When the great heatwave of 2003 struck Paris, it left 14,802 people dead; 30,000 people died throughout the rest of Europe. It was, according to Britain's chief scientific adviser, Sir David King, the worst natural disaster on record.
Sixty per cent of those deaths occurred in nursing homes, retirement homes and hospitals.
In 2003, the French hospital authorities were caught out by climate change and their failure to plan, let alone adapt to the long predicted changed weather conditions. The majority of deaths in Europe in 2003 were of people over 65 - those who are most at risk of heat extremes.
But even if the French had planned for an increased level of air-conditioning in their aged care facilities - which they did not - would it have been enough? High demand for air-conditioning during extreme heat causes power outages. A frail, elderly person will die in about three days without air-conditioning. But it takes at least a week for them to adapt when the air-conditioning fails, according to the NSW Department of Health.
Here in Australia, with our much hotter climate - how many will die in hospitals and nursing homes as the temperature rises? How many more people in aged care facilities will die because the air-conditioning failed, or because the facility failed to plan a back-up?
And since heatwaves are now as predictable as the first magpies in spring - how long will it be before someone - or their estate - sues?
There has been almost no public discussion of the ramifications of climate change on the health care sector in Australia. While the CSIRO has projections on the likely effects of climate change in Australia, there has been little work on what that will actually mean for human health outcomes in specific regions. But NSW Health has recently won funding from the NSW Greenhouse Office to do just that.
"There is a lack of specifically Australian information," says Glenis Lloyd, leader of the NSW project. "Much of the existing information is about global issues - and while death from extremes of cold might be an issue in the northern hemisphere, it really isn't of much interest to hospital facilities in Mildura," she says.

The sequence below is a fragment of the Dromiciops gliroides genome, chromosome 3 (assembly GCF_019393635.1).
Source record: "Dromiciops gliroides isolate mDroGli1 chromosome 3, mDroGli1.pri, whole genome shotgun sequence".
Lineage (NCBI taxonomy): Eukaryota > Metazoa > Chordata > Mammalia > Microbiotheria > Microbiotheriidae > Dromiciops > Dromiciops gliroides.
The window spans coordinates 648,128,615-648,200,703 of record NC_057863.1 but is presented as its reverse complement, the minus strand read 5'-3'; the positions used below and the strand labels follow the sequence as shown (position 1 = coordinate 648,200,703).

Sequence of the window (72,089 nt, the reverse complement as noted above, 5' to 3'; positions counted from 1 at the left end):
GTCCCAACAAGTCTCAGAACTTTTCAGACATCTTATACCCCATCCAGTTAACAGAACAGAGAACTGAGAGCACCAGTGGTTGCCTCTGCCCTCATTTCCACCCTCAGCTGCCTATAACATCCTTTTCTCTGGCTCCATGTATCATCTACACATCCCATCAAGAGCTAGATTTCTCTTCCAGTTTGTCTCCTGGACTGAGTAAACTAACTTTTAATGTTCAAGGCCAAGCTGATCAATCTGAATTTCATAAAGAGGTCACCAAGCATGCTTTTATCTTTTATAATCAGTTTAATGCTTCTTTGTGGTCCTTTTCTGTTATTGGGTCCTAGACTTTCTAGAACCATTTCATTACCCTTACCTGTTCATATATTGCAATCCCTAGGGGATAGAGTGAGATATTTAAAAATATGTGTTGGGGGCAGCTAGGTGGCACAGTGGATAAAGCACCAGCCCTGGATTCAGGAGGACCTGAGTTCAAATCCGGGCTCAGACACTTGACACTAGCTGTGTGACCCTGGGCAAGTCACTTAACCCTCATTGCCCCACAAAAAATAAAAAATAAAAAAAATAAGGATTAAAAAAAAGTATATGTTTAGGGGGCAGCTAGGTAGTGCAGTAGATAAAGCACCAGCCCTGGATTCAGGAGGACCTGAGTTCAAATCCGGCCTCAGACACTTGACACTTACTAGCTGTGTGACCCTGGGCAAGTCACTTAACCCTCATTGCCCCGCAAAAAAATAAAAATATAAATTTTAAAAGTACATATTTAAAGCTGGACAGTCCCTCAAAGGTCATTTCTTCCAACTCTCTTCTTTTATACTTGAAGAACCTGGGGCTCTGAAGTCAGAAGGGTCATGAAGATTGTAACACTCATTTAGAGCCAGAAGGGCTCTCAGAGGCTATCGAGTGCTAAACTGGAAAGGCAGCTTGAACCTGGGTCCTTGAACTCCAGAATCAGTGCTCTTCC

Climate naysayers take comfort in the difficulty of absolute predictions by scientists. But the effects of climate change are complex; the “heat”, to coin a phrase, will not be distributed evenly. However, the Australian Greenhouse Office asserts that on average, there will be an increase in annual national average temperatures of between 0.4 and 2.0 degrees Celsius by 2030, and of between 1.0 and 6.0 degrees Celsius by 2070; more heatwaves and fewer frosts. There will be an increase in “high bushfire propensity days”.
Climate change isn't just an environmental problem. It is very much a problem for business, for non-profit organisations, for governments and for faith communities. And for faith communities such as the Catholic Church, which owns and operates about 13 per cent of facilities in Australia’s health care sector, the challenges of our excessive consumption are considerable.
Hospitals, aged care facilities and other health-related industries need to consider their reliance on petroleum products. US public health expert, Dr Dan Bednarz, is a consultant working on how peak oil will affect health care.
"Petroleum renders lubricants, gels, plastic gloves, gowns, packaging, various pharmaceuticals and medicines, toothbrushes, dining utensils, a wide variety of tools and equipment to a vast list of the artifacts of modern healthcare," he writes, in the e-zine Culture Change.
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